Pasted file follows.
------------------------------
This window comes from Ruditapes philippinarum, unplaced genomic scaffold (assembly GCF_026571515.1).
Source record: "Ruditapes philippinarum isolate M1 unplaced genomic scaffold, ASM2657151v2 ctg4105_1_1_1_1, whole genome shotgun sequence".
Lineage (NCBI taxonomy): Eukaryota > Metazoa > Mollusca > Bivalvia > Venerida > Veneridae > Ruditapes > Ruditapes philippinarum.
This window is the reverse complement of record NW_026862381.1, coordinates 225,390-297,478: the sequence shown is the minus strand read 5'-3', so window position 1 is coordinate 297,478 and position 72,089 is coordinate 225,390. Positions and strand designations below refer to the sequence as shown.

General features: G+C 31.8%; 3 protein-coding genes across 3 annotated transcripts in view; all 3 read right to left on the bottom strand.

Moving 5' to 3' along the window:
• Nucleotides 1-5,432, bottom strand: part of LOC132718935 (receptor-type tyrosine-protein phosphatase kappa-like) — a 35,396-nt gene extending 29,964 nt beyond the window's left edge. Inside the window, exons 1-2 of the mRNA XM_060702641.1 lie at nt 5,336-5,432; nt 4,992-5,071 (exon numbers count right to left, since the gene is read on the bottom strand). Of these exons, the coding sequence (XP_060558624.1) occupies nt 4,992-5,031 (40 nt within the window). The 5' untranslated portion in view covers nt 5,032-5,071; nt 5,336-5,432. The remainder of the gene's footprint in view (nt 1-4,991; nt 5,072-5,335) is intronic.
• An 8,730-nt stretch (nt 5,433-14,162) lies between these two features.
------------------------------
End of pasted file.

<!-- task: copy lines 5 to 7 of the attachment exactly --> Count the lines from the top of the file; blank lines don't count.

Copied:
General features: G+C 31.8%; 3 protein-coding genes across 3 annotated transcripts in view; all 3 read right to left on the bottom strand.

Moving 5' to 3' along the window:
• Nucleotides 1-5,432, bottom strand: part of LOC132718935 (receptor-type tyrosine-protein phosphatase kappa-like) — a 35,396-nt gene extending 29,964 nt beyond the window's left edge. Inside the window, exons 1-2 of the mRNA XM_060702641.1 lie at nt 5,336-5,432; nt 4,992-5,071 (exon numbers count right to left, since the gene is read on the bottom strand). Of these exons, the coding sequence (XP_060558624.1) occupies nt 4,992-5,031 (40 nt within the window). The 5' untranslated portion in view covers nt 5,032-5,071; nt 5,336-5,432. The remainder of the gene's footprint in view (nt 1-4,991; nt 5,072-5,335) is intronic.